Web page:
For the majority of my life I have been surrounded with people from all over the world. In fact my friendship circle consists of British, Hungarian, Nigerian, Indian, Polish, Pakistani, Dutch & Bengali people and many many more. The clash of cultures has taught me to not merely tolerate and accept race, but to completely submerge into the cultures of others, embracing every difference. My problem, however, was never ‘getting used to’ or ‘blending in’ with people from other cultures as I was born into a multicultural society. My insecurities lay not within how I responded to others but rather how I perceived the way that other people would respond to me. This led to a tainted view on how I viewed my race and thus a large part of my existence. Of course now, as I’ve grown older I’ve learnt to embrace my own race just as I have everyone else’s. My puffy hair and hot chocolate coloured skin is nothing for me to be ashamed of, I am BEAUTIFUL and so are you.
Truthfully and thankfully I have never experienced hardcore racism of any sort. Throughout secondary school, particularly during the earlier years, I was labelled as an “Oreo” by some of my white peers (which I embraced) and “white” by my some of my black peers (which I didn’t embrace). In hindsight, it’s hard to pinpoint why exactly the different names had opposite effects on me. Perhaps being called an “Oreo” by white friends seemed playful, perhaps affectionate and accepting into their race (but I still couldn’t understand why I had to be an Oreo and not a chocolate digestive). On the other hand being labelled as “white” by my black friends came across as an insulting, cold hearted and rejecting from people of my own race. (I did have Asian, Mixed race and Hispanic friends, but they never labelled me anything in regards to race.) After a while I internalised these labels and saw myself as being black on the outside and white on the inside. Daft right?! I jumped on the bandwagon by starting to see race as a personality type, defining my racial identity by the interests I had and the labels set upon me. I often felt “too white” for my black friends and “too black” for my white friends. These feelings were and always will be a mistake. It is toxic to believe that hobbies, passions and interests are stamped with a racial barrier. I assure you that you can do and love ANYTHING that you want to do that empowers you regardless of your race and how others may perceive it. I begun to distance myself from many of my black peers (bar a few who I’m still friends with to this day, shout out to you gals!) because I didn’t feel as if I could relate to them. I often felt different from my extended family (we are Caribbean) as I felt that the perception my classmates had on me shone through at family gatherings. This caused me a lot of anxiety and led to me feeling very lonely within the most loving family for a period of time. I could not fathom why enjoying different types of music, speaking in a sophisticated manner, enjoying ballet and contemporary dance, hanging out with different people and speaking openly about mental health was classed as ‘white’ and why being or ‘acting white’ was seen as a betrayal to my heritage by my peers of colour. Likewise, I didn’t understand why my white friends felt they had to announce that I was a black person who perhaps enjoyed and embraced things that were stereotypically part of British culture. I just wanted to be me. I no longer feel any sort of anger or resentment towards any of these people for labelling me, they were (and many still are) my friends. We were all conditioned by the standards of society and I understand that they did not say it out of malice but rather because of societal pressure to conform to the norms.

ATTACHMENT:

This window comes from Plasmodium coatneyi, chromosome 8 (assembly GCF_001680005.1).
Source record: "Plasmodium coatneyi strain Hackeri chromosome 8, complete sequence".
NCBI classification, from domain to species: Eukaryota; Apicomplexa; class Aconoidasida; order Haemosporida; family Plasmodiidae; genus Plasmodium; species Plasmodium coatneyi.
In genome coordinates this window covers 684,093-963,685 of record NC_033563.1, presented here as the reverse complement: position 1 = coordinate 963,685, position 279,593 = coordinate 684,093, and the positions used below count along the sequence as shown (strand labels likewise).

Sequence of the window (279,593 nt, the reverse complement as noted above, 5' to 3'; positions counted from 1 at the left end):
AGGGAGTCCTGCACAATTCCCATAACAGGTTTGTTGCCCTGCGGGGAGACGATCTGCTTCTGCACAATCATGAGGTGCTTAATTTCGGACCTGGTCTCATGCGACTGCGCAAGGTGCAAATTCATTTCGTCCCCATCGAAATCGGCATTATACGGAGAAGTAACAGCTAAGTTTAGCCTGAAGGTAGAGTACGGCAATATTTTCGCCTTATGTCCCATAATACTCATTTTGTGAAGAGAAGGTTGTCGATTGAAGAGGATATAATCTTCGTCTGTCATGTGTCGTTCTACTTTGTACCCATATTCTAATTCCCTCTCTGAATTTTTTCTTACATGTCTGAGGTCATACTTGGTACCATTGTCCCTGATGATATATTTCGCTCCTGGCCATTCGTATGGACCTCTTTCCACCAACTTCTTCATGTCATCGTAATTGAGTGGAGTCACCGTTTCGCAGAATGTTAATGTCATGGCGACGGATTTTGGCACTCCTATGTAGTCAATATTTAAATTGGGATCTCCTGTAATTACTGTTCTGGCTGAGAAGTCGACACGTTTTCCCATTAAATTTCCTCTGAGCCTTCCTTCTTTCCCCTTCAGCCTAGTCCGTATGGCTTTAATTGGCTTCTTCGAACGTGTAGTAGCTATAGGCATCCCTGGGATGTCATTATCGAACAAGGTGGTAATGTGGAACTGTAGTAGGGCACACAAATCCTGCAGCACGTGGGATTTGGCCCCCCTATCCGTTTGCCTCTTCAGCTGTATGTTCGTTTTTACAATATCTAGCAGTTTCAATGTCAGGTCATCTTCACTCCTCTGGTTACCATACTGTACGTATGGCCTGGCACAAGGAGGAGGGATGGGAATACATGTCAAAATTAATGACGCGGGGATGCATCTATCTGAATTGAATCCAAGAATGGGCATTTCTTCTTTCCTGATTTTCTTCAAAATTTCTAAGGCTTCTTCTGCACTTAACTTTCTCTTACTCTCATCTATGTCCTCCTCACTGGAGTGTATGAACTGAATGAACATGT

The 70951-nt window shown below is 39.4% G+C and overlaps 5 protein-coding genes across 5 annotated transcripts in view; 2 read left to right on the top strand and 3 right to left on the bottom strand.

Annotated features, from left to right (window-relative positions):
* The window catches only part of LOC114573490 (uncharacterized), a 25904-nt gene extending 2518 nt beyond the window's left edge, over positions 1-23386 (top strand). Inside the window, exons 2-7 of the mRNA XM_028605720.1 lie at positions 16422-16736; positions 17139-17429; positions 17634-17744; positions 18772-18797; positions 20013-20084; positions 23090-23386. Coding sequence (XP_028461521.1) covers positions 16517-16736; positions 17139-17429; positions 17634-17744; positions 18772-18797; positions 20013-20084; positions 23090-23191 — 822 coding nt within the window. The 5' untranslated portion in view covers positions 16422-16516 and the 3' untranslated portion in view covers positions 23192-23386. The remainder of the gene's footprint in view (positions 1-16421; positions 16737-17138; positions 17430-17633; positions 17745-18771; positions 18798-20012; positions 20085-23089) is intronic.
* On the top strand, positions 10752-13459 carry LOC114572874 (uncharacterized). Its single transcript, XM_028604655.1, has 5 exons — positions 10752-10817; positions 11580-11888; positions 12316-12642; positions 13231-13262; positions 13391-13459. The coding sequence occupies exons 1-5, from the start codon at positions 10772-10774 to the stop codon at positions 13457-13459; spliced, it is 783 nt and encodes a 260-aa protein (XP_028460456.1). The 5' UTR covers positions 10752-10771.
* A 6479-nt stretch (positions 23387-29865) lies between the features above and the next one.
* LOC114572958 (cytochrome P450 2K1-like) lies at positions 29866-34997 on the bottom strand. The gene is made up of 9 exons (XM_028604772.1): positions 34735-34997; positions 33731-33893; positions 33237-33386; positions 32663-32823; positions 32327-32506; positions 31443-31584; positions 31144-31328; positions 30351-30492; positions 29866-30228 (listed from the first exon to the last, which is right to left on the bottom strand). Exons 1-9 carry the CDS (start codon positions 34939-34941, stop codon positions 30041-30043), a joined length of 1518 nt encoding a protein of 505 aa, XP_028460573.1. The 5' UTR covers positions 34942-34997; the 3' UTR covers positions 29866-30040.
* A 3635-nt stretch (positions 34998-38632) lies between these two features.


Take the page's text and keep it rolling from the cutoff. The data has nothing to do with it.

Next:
Theories of being ‘colour blind’ are untestable. The key is to see race fully and actively choose to not define people by their outer appearance or cultural background. Understandably we live in a diverse society and so it should be without a doubt that we no longer define ourselves or each other by our race but I know some people around me still struggle with race and that’s okay. If I were to teach my younger, more insecure and vulnerable self and others one thing about race, it would be this. Cultural differences exist, but we all have the opportunity to unite. Dialect varies, but meaningful communication is universal. Traditions vary, but good morals are reflected in every nation. Racial history varies between cultures but unconditional love is what should bring us together and set us free. In essence the differences between our cultures should not tear us apart or cause us to fall into hatred and intolerance but rather bring us together, allow us to learn more about each other and cause us to grow in love and acceptance. There are more similarities between us all than differences. The YouTuber, ‘Prince Ea’ published a video a few years back about race and it was one of the most heartfelt videos I have ever come across. He posed the question “who would you be if the world never gave you a label?” His answer was “we would be one, we would be together” which as a girl who had struggled with societies interpretation of racial identity, spoke a lot of truth to me and was very comforting. (I’ll link the video down below).
I can only thank God for freeing me from the pressures of the world and allowing me to see myself as I was made. It was a journey to acceptance that I will never forget, one that I’ll cherish forever and one that I will use to help others who are going through the same thing. The human race in all it’s forms is beautiful. The multitude of cultures, races and nationalities that have surrounded me in my life this far have shaped who I am today. Forever and always embrace who you are and be open to learn about and love others.
Prince Ea – I am NOT Black, You are NOT White http://youtu.be/q0qD2K2RWkc